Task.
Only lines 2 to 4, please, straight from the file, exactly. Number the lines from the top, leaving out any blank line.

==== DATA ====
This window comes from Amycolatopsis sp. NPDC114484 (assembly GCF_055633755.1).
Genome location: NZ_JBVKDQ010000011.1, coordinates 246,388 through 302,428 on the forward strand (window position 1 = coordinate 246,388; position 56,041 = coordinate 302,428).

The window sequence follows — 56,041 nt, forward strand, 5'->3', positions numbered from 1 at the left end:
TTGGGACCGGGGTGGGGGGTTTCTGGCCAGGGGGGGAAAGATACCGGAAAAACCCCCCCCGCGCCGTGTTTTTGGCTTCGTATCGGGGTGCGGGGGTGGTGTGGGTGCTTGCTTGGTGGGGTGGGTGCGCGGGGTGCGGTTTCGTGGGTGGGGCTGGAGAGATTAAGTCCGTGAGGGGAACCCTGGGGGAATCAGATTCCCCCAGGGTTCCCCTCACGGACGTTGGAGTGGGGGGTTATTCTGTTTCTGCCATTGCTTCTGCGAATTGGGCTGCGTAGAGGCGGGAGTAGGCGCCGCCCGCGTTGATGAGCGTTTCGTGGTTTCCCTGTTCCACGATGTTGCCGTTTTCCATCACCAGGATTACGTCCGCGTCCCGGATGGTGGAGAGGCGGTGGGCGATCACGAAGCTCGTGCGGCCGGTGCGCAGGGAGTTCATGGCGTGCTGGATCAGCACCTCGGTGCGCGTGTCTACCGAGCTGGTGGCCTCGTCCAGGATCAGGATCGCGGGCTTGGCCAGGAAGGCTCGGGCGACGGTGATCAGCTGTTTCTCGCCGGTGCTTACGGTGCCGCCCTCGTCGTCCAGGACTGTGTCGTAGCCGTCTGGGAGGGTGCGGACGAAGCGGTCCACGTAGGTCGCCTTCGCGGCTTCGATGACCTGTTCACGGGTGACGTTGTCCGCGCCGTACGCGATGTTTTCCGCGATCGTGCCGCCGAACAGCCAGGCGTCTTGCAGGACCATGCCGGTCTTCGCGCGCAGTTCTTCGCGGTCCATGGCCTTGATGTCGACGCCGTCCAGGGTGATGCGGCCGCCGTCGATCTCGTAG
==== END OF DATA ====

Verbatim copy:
Genome location: NZ_JBVKDQ010000011.1, coordinates 246,388 through 302,428 on the forward strand (window position 1 = coordinate 246,388; position 56,041 = coordinate 302,428).

The window sequence follows — 56,041 nt, forward strand, 5'->3', positions numbered from 1 at the left end:
TTGGGACCGGGGTGGGGGGTTTCTGGCCAGGGGGGGAAAGATACCGGAAAAACCCCCCCCGCGCCGTGTTTTTGGCTTCGTATCGGGGTGCGGGGGTGGTGTGGGTGCTTGCTTGGTGGGGTGGGTGCGCGGGGTGCGGTTTCGTGGGTGGGGCTGGAGAGATTAAGTCCGTGAGGGGAACCCTGGGGGAATCAGATTCCCCCAGGGTTCCCCTCACGGACGTTGGAGTGGGGGGTTATTCTGTTTCTGCCATTGCTTCTGCGAATTGGGCTGCGTAGAGGCGGGAGTAGGCGCCGCCCGCGTTGATGAGCGTTTCGTGGTTTCCCTGTTCCACGATGTTGCCGTTTTCCATCACCAGGATTACGTCCGCGTCCCGGATGGTGGAGAGGCGGTGGGCGATCACGAAGCTCGTGCGGCCGGTGCGCAGGGAGTTCATGGCGTGCTGGATCAGCACCTCGGTGCGCGTGTCTACCGAGCTGGTGGCCTCGTCCAGGATCAGGATCGCGGGCTTGGCCAGGAAGGCTCGGGCGACGGTGATCAGCTGTTTCTCGCCGGTGCTTACGGTGCCGCCCTCGTCGTCCAGGACTGTGTCGTAGCCGTCTGGGAGGGTGCGGACGAAGCGGTCCACGTAGGTCGCCTTCGCGGCTTCGATGACCTGTTCACGGGTGACGTTGTCCGCGCCGTACGCGATGTTTTCCGCGATCGTGCCGCCGAACAGCCAGGCGTCTTGCAGGACCATGCCGGTCTTCGCGCGCAGTTCTTCGCGGTCCATGGCCTTGATGTCGACGCCGTCCAGGGTGATGCGGCCGCCGTCGATCTCGTAG